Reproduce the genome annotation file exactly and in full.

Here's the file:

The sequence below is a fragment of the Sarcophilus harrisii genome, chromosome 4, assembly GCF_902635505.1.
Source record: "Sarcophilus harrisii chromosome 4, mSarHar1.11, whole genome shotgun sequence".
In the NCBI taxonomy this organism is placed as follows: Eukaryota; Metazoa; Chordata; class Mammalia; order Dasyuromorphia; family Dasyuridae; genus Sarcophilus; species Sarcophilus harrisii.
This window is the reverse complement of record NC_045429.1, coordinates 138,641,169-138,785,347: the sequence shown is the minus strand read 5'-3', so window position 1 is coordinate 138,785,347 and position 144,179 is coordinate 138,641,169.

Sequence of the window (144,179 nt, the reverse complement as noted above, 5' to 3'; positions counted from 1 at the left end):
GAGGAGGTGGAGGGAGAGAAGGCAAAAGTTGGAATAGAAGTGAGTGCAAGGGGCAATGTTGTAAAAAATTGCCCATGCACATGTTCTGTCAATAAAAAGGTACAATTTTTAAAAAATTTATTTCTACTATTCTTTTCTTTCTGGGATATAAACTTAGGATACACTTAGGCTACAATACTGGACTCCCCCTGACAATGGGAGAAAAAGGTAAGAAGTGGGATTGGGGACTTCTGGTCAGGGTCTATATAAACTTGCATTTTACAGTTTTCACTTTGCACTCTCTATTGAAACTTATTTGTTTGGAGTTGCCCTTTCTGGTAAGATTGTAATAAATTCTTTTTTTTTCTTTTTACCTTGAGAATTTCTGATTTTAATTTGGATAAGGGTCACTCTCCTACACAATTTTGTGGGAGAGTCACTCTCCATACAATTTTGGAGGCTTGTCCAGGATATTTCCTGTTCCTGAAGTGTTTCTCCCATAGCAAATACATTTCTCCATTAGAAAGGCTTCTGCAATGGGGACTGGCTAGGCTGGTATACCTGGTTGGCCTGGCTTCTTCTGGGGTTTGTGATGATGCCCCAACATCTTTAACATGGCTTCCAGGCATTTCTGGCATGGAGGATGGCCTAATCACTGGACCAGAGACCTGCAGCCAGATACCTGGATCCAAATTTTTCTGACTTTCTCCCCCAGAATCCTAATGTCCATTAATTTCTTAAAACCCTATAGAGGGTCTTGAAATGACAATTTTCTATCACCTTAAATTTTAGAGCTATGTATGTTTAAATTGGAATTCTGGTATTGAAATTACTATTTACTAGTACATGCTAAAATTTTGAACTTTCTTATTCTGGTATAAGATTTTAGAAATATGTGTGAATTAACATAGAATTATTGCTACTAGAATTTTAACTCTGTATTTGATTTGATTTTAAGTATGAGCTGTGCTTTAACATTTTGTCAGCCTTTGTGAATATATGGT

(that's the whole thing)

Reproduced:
The sequence below is a fragment of the Sarcophilus harrisii genome, chromosome 4, assembly GCF_902635505.1.
Source record: "Sarcophilus harrisii chromosome 4, mSarHar1.11, whole genome shotgun sequence".
In the NCBI taxonomy this organism is placed as follows: Eukaryota; Metazoa; Chordata; class Mammalia; order Dasyuromorphia; family Dasyuridae; genus Sarcophilus; species Sarcophilus harrisii.
This window is the reverse complement of record NC_045429.1, coordinates 138,641,169-138,785,347: the sequence shown is the minus strand read 5'-3', so window position 1 is coordinate 138,785,347 and position 144,179 is coordinate 138,641,169.

Sequence of the window (144,179 nt, the reverse complement as noted above, 5' to 3'; positions counted from 1 at the left end):
GAGGAGGTGGAGGGAGAGAAGGCAAAAGTTGGAATAGAAGTGAGTGCAAGGGGCAATGTTGTAAAAAATTGCCCATGCACATGTTCTGTCAATAAAAAGGTACAATTTTTAAAAAATTTATTTCTACTATTCTTTTCTTTCTGGGATATAAACTTAGGATACACTTAGGCTACAATACTGGACTCCCCCTGACAATGGGAGAAAAAGGTAAGAAGTGGGATTGGGGACTTCTGGTCAGGGTCTATATAAACTTGCATTTTACAGTTTTCACTTTGCACTCTCTATTGAAACTTATTTGTTTGGAGTTGCCCTTTCTGGTAAGATTGTAATAAATTCTTTTTTTTTCTTTTTACCTTGAGAATTTCTGATTTTAATTTGGATAAGGGTCACTCTCCTACACAATTTTGTGGGAGAGTCACTCTCCATACAATTTTGGAGGCTTGTCCAGGATATTTCCTGTTCCTGAAGTGTTTCTCCCATAGCAAATACATTTCTCCATTAGAAAGGCTTCTGCAATGGGGACTGGCTAGGCTGGTATACCTGGTTGGCCTGGCTTCTTCTGGGGTTTGTGATGATGCCCCAACATCTTTAACATGGCTTCCAGGCATTTCTGGCATGGAGGATGGCCTAATCACTGGACCAGAGACCTGCAGCCAGATACCTGGATCCAAATTTTTCTGACTTTCTCCCCCAGAATCCTAATGTCCATTAATTTCTTAAAACCCTATAGAGGGTCTTGAAATGACAATTTTCTATCACCTTAAATTTTAGAGCTATGTATGTTTAAATTGGAATTCTGGTATTGAAATTACTATTTACTAGTACATGCTAAAATTTTGAACTTTCTTATTCTGGTATAAGATTTTAGAAATATGTGTGAATTAACATAGAATTATTGCTACTAGAATTTTAACTCTGTATTTGATTTGATTTTAAGTATGAGCTGTGCTTTAACATTTTGTCAGCCTTTGTGAATATATGGT